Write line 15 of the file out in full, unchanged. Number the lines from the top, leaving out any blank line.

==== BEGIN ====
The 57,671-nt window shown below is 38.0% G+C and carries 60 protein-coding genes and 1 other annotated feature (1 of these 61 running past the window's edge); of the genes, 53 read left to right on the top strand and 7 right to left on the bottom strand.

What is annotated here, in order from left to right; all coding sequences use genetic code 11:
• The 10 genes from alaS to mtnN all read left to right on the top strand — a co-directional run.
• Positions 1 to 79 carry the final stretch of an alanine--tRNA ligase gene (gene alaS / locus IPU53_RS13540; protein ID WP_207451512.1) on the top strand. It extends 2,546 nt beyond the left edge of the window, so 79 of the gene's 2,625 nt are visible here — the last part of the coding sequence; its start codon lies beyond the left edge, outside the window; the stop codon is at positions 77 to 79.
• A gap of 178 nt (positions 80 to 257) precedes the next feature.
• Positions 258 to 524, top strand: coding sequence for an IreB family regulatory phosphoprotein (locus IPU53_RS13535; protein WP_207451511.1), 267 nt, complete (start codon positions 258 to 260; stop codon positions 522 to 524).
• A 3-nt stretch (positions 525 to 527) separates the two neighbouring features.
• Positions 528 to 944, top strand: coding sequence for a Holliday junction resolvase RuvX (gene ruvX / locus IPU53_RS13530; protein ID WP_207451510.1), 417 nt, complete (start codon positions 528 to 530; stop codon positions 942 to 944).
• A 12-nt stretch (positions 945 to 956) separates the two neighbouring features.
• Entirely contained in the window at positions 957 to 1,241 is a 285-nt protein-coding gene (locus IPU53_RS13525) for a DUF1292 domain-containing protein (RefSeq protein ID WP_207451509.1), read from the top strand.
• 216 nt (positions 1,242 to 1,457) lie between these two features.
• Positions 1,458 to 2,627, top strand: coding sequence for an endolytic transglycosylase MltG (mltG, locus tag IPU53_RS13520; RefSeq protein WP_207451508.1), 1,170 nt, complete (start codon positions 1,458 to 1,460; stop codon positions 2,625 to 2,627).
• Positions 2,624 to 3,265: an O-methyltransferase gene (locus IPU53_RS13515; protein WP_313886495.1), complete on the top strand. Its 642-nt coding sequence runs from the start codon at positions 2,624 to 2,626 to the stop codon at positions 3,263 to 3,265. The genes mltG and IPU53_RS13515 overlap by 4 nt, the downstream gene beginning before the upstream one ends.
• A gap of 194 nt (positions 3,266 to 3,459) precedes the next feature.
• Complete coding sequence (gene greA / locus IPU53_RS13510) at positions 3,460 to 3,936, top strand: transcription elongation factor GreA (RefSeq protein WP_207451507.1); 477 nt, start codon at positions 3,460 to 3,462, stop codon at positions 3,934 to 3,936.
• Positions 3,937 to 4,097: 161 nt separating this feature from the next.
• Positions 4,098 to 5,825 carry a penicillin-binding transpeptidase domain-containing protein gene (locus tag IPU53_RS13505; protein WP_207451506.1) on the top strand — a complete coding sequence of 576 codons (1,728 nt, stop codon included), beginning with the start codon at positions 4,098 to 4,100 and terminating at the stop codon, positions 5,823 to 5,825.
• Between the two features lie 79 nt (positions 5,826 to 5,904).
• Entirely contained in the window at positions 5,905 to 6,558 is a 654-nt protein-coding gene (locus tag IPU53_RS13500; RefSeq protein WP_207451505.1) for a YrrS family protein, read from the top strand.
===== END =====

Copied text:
• Complete coding sequence (gene greA / locus IPU53_RS13510) at positions 3,460 to 3,936, top strand: transcription elongation factor GreA (RefSeq protein WP_207451507.1); 477 nt, start codon at positions 3,460 to 3,462, stop codon at positions 3,934 to 3,936.